Webcams, Security Cameras and Baby Monitors are putting us at Risk

Our Webcams, Security Cameras and Baby Monitors are putting us at Risk

Webcams
web-cam

The internet has made it much easier to keep in contact with our family, friends and business associates but our desire for the visual as well as audio contact, is providing another way for our privacy to be compromised.

Hackers are getting into our systems and literally “watching” us through our webcams. There have been a number of instances where footage, including children and the elderly, has been streamed on the web as well as stills of the public, going about their daily lives, also being posted on websites.
Our cameras are being accessed by the hackers often using “Trojan Horse” style attacks in which a “click” on a malware infected download, attachment or music track by an unsuspecting user, can give the hacker full control of the computer and the attached webcam.

Security Cameras
security camera

We all feel the need to stay safe and this had led to a huge number of security cameras being purchased and installed in our homes and businesses, that connect directly to the internet – and that’s the issue.

These cameras are relatively easy to hack due to the simple fact that they often come with default internet access codes, and many people don’t change them for something more secure.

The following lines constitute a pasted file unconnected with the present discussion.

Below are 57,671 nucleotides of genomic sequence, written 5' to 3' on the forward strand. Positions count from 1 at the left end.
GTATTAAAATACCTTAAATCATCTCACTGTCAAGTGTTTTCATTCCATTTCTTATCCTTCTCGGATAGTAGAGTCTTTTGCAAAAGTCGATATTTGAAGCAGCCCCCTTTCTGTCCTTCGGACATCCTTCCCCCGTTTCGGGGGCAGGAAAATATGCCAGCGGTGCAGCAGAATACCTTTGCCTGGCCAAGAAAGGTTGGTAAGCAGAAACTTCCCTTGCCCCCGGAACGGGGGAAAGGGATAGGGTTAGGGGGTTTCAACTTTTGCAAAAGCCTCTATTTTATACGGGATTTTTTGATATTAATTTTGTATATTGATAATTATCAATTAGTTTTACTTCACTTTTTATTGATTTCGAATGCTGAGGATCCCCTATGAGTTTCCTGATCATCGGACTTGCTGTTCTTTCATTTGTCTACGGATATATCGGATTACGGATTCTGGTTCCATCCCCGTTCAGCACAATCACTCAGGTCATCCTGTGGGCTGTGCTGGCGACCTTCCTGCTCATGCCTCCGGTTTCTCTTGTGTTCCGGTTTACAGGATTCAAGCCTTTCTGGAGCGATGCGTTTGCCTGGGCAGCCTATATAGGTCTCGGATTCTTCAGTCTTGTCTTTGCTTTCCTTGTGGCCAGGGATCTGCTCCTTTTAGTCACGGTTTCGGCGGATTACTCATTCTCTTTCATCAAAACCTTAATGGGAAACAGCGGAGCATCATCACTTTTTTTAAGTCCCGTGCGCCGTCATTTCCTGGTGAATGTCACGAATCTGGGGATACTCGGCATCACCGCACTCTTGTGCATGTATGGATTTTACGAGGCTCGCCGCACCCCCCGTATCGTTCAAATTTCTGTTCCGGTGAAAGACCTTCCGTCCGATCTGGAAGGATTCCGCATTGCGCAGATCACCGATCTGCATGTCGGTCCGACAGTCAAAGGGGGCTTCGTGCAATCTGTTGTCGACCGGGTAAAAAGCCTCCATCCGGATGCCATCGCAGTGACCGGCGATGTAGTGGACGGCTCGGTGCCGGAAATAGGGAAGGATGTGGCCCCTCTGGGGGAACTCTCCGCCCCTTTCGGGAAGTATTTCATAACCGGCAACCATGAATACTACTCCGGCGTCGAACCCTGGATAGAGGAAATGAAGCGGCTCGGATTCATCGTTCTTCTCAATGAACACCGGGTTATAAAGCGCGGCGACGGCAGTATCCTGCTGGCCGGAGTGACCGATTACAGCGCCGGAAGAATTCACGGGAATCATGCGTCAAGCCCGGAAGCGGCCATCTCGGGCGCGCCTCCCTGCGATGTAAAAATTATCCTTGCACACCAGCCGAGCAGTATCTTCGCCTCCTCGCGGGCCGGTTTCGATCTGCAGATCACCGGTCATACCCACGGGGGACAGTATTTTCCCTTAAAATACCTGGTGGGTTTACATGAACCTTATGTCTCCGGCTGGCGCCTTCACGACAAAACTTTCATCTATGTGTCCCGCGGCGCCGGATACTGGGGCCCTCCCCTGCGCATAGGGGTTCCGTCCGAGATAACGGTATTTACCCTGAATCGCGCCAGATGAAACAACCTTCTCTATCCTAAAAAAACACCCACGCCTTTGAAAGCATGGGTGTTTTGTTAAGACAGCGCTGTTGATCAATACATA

Footage from homes and businesses has also found its way onto the internet, often giving away important information that could be accessed by criminals who may wish to use it to their advantage.

Baby Monitors
sleeping baby

Being a new parent is very daunting and we are increasingly looking for the most hi-tech devices to help us keep our precious babies safe, but the widespread use of internet-connected video baby monitors has put this into question.

There have been a number of reports into the hacking of these gadgets with stories of voices and music being heard coming through the monitors, parents being “followed” around the room and footage being posted on the internet.

The security of these monitors has come into question after a number of devices were tested and found to have vulnerabilities, but the changing of default passwords still poses a problem if it isn’t done so securely.


Changing the default, factory security settings for these devices can reduce the risk of hackers accessing your cameras, but you should also check your Wi-Fi router access code too. And if you’re not sure, ask someone who is.

So, if you have any of these cameras installed, and let’s face it most of us have at least one either at home or work, you could be being watched right now…

Call Mark (Security Advisor) for more help, find a clear path to more security,

Malta +356 999 777 59
London +44 7775 900 333
Email